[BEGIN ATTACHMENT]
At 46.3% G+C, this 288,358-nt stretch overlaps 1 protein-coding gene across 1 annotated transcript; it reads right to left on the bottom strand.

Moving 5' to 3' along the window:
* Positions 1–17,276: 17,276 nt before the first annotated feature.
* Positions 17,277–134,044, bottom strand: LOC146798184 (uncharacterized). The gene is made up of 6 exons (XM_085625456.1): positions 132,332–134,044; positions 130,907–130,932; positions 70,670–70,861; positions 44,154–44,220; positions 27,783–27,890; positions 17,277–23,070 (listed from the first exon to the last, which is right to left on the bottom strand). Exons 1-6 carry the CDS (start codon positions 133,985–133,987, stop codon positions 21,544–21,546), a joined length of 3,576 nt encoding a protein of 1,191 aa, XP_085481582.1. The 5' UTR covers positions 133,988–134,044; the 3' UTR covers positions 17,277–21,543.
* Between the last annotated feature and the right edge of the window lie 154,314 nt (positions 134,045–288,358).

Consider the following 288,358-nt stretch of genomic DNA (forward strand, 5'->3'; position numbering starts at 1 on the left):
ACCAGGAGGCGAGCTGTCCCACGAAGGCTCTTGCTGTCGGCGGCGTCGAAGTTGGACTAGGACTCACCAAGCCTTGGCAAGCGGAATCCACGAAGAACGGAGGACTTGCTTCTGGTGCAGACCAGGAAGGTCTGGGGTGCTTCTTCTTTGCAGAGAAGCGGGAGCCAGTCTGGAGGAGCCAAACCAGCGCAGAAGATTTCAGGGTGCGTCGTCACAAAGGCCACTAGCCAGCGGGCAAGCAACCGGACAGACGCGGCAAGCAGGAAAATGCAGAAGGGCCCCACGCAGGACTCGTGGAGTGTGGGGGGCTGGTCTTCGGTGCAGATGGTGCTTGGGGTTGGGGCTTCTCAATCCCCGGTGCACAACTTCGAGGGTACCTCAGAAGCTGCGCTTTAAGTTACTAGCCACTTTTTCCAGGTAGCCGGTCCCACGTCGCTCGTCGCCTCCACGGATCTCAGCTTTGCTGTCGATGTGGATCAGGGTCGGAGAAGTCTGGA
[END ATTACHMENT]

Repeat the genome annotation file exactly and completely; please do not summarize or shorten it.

At 46.3% G+C, this 288,358-nt stretch overlaps 1 protein-coding gene across 1 annotated transcript; it reads right to left on the bottom strand.

Moving 5' to 3' along the window:
* Positions 1–17,276: 17,276 nt before the first annotated feature.
* Positions 17,277–134,044, bottom strand: LOC146798184 (uncharacterized). The gene is made up of 6 exons (XM_085625456.1): positions 132,332–134,044; positions 130,907–130,932; positions 70,670–70,861; positions 44,154–44,220; positions 27,783–27,890; positions 17,277–23,070 (listed from the first exon to the last, which is right to left on the bottom strand). Exons 1-6 carry the CDS (start codon positions 133,985–133,987, stop codon positions 21,544–21,546), a joined length of 3,576 nt encoding a protein of 1,191 aa, XP_085481582.1. The 5' UTR covers positions 133,988–134,044; the 3' UTR covers positions 17,277–21,543.
* Between the last annotated feature and the right edge of the window lie 154,314 nt (positions 134,045–288,358).

Consider the following 288,358-nt stretch of genomic DNA (forward strand, 5'->3'; position numbering starts at 1 on the left):
ACCAGGAGGCGAGCTGTCCCACGAAGGCTCTTGCTGTCGGCGGCGTCGAAGTTGGACTAGGACTCACCAAGCCTTGGCAAGCGGAATCCACGAAGAACGGAGGACTTGCTTCTGGTGCAGACCAGGAAGGTCTGGGGTGCTTCTTCTTTGCAGAGAAGCGGGAGCCAGTCTGGAGGAGCCAAACCAGCGCAGAAGATTTCAGGGTGCGTCGTCACAAAGGCCACTAGCCAGCGGGCAAGCAACCGGACAGACGCGGCAAGCAGGAAAATGCAGAAGGGCCCCACGCAGGACTCGTGGAGTGTGGGGGGCTGGTCTTCGGTGCAGATGGTGCTTGGGGTTGGGGCTTCTCAATCCCCGGTGCACAACTTCGAGGGTACCTCAGAAGCTGCGCTTTAAGTTACTAGCCACTTTTTCCAGGTAGCCGGTCCCACGTCGCTCGTCGCCTCCACGGATCTCAGCTTTGCTGTCGATGTGGATCAGGGTCGGAGAAGTCTGGA